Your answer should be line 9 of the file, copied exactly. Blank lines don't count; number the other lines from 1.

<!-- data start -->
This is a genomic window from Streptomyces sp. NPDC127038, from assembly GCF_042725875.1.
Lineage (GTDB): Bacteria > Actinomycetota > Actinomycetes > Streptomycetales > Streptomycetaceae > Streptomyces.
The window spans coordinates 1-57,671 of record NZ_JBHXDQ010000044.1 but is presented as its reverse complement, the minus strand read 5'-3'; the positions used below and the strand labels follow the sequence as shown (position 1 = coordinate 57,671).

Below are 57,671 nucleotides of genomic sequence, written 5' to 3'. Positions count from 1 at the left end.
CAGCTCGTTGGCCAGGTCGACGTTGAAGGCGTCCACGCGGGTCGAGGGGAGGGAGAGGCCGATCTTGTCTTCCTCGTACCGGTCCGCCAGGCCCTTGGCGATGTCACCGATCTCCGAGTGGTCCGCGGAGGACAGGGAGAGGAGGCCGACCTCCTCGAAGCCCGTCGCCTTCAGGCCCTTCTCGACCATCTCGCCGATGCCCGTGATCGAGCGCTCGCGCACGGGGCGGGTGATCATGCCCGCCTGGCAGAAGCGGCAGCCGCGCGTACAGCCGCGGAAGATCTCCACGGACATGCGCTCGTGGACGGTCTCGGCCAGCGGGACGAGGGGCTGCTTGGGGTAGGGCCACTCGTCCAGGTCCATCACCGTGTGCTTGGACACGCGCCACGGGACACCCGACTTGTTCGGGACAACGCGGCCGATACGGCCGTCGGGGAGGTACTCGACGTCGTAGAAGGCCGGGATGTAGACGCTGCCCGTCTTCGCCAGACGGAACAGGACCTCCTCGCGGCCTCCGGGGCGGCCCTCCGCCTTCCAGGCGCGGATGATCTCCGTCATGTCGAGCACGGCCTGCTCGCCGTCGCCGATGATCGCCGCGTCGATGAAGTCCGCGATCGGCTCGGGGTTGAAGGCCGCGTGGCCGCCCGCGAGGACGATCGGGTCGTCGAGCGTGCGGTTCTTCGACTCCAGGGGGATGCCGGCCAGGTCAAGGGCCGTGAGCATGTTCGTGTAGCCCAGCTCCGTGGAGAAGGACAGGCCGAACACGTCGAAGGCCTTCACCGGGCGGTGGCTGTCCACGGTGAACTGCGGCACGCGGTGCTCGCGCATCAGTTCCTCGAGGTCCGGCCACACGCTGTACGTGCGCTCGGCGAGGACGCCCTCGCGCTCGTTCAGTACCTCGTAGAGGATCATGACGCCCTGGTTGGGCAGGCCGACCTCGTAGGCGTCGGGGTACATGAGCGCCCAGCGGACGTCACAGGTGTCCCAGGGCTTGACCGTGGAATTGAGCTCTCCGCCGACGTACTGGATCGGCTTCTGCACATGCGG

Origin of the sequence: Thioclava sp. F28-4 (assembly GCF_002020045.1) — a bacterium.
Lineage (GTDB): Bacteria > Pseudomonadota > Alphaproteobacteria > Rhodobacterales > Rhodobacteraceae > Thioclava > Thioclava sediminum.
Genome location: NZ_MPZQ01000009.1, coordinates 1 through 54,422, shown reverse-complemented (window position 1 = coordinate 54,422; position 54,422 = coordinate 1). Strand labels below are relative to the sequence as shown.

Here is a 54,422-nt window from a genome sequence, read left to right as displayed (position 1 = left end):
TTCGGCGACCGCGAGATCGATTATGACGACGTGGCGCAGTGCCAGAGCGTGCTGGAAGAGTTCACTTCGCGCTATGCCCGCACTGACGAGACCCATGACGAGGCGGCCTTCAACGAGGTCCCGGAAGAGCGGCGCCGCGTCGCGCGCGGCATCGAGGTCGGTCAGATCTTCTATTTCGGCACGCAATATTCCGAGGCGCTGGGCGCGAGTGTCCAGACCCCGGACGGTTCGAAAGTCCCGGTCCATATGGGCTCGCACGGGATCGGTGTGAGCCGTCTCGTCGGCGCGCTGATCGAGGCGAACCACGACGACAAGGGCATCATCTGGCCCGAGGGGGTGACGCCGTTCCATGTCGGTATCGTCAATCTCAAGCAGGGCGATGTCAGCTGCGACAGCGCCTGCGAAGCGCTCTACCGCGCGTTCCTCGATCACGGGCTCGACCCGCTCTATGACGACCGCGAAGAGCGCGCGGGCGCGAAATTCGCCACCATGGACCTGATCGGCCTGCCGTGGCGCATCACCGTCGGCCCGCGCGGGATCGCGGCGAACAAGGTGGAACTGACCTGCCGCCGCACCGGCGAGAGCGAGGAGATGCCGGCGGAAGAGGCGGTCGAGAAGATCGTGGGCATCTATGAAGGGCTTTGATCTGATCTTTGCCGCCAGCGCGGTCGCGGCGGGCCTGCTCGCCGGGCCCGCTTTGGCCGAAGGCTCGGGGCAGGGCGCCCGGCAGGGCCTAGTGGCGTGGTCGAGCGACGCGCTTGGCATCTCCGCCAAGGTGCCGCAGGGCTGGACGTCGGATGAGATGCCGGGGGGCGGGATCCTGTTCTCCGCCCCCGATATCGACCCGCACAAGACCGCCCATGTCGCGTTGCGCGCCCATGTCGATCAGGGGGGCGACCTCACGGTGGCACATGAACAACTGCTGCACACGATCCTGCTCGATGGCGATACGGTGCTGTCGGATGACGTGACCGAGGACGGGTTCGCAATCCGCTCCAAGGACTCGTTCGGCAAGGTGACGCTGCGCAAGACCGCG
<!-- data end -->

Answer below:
Here is a 54,422-nt window from a genome sequence, read left to right as displayed (position 1 = left end):